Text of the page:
Martin van Hecke is a group leader at the FOM Institute AMOLF in Amsterdam. He got his PhD in theoretical physics in 1996 at the University of Leiden. Since then he has worked on a broad range of topic in soft matter, including pattern formation and chaos, granular media, foams, rheology and jamming, combining experiments, simulations and theory. The common thread in all this works is the fascination for the emergence of complex behavior in seemingly simple systems.

In 2008 Martin van Hecke was appointed as professor in the ‘organization of disordered media’ in Leiden, and after been awarded the Vici grant in 2011, he has refocused his research towards mechanical metamaterials, from patterned elastic media to origami. His main current fascination is the inverse problem: to design and make simple materials for which desired complex behavior emerges. Since Sept 2014 he works part-time at AMOLF, running a single group at two locations and spearheading the ‘Designer Matter‘ initiative.

Video: Compression of a programmable mechanical metamaterial.
H.C.B. Florijn, C. Coulais, M. van Hecke

Group Members

  • ‘Bigger is different’ – the unusual physics of mechanical metamaterials exposed

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  • ‘Groter is anders’ – zicht op de bijzondere fysica van mechanische metamaterialen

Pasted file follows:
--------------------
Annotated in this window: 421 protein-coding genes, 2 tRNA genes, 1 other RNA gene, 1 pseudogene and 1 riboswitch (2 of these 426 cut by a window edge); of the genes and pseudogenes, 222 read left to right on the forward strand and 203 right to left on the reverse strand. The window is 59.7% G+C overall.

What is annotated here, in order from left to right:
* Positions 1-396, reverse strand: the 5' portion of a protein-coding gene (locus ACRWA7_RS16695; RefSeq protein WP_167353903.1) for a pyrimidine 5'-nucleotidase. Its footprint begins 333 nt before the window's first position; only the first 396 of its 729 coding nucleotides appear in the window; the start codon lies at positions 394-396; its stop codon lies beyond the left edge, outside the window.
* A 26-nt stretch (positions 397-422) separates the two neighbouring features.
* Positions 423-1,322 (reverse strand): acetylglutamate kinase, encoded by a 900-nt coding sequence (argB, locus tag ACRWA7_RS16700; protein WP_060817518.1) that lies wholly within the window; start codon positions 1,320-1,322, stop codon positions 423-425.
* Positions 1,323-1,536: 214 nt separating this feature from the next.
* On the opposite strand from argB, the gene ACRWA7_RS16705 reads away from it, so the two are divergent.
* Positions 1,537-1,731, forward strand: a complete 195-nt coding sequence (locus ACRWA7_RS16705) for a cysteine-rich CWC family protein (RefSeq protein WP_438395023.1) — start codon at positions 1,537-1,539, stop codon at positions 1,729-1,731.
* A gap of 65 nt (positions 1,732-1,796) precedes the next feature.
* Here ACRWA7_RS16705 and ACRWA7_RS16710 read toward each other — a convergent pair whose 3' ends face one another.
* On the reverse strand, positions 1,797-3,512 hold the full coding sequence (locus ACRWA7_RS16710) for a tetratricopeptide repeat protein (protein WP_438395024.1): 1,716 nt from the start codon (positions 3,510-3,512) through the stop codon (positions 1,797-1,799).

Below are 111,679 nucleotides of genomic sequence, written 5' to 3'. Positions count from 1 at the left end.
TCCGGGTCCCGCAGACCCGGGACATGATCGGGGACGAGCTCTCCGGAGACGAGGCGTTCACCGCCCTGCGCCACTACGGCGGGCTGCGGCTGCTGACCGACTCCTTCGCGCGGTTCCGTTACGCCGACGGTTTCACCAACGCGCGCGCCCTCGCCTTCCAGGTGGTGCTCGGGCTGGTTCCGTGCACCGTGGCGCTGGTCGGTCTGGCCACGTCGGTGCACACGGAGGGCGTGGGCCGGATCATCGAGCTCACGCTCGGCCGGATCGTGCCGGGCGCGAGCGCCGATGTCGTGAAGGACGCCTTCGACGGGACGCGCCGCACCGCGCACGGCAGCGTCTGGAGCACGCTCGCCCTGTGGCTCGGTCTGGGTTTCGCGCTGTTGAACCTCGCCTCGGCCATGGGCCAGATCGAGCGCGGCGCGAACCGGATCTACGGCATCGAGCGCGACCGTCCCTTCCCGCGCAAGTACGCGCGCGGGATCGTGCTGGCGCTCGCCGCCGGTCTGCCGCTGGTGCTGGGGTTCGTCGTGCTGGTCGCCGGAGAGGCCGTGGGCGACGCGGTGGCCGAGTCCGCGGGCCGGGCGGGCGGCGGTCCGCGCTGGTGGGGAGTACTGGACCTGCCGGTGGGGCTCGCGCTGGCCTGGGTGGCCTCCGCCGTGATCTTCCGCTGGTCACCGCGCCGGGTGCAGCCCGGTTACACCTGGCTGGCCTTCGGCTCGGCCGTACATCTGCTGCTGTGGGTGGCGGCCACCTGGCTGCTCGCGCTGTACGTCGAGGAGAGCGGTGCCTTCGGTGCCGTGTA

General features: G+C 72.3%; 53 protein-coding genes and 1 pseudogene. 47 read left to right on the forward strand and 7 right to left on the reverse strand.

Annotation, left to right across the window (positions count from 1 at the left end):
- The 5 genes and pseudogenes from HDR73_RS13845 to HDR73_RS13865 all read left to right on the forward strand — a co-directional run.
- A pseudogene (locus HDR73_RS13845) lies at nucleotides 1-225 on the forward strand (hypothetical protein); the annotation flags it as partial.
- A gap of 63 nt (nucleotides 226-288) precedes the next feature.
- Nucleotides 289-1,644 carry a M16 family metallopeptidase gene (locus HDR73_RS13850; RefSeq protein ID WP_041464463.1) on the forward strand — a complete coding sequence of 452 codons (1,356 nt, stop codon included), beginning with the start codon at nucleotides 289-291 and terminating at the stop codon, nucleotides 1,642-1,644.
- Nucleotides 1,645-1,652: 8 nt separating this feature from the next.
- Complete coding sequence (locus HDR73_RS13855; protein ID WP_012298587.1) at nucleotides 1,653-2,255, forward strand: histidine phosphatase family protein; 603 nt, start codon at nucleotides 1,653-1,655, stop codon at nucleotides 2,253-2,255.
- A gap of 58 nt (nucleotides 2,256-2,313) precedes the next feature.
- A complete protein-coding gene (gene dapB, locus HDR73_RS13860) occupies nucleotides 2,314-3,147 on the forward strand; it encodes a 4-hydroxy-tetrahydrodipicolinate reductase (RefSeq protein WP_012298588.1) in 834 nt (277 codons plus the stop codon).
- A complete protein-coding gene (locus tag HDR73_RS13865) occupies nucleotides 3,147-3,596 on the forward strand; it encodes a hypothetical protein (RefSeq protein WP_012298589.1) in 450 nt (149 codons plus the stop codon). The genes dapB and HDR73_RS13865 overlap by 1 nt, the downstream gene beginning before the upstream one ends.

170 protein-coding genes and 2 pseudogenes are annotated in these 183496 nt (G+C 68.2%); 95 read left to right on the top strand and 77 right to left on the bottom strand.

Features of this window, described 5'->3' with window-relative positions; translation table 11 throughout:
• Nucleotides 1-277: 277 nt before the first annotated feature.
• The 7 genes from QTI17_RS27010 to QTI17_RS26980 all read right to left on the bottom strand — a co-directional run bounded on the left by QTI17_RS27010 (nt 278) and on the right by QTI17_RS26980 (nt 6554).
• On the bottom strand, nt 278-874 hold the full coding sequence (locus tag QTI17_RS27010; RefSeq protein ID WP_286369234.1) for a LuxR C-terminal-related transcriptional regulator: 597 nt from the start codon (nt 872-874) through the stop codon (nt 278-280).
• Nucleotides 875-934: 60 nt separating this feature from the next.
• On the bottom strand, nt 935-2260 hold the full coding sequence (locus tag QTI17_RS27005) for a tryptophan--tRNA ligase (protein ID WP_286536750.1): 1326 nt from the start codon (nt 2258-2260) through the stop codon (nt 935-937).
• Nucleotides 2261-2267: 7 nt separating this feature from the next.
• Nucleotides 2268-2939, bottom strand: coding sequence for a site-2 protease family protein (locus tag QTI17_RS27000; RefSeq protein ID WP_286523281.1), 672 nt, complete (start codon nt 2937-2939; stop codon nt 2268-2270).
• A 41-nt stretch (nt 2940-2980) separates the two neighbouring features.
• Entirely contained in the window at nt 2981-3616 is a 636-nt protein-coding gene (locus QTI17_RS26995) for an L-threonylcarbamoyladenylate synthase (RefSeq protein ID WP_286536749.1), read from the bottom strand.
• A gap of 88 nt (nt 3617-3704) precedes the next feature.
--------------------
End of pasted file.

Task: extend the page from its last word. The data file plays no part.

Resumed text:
Mechanische metamaterialen blijken nog meer verrassingen in petto te hebben bovenop hun ongebruikelijke eigenschappen zoals vormtransformatie en programmeerbaarheid. Als de materialen een slag groter zijn, gelden er nieuwe spelregels. Dit …

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  • The reason why small balls on a hot plate bounce and scream

    Water droplets float in a hot pan because of the so-called Leidenfrost effect. Now physicists from AMOLF and Leiden University have discovered a variation: the Elastic Leidenfrost effect. It explains …

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  • Waarom balletjes op een hete plaat piepen en springen

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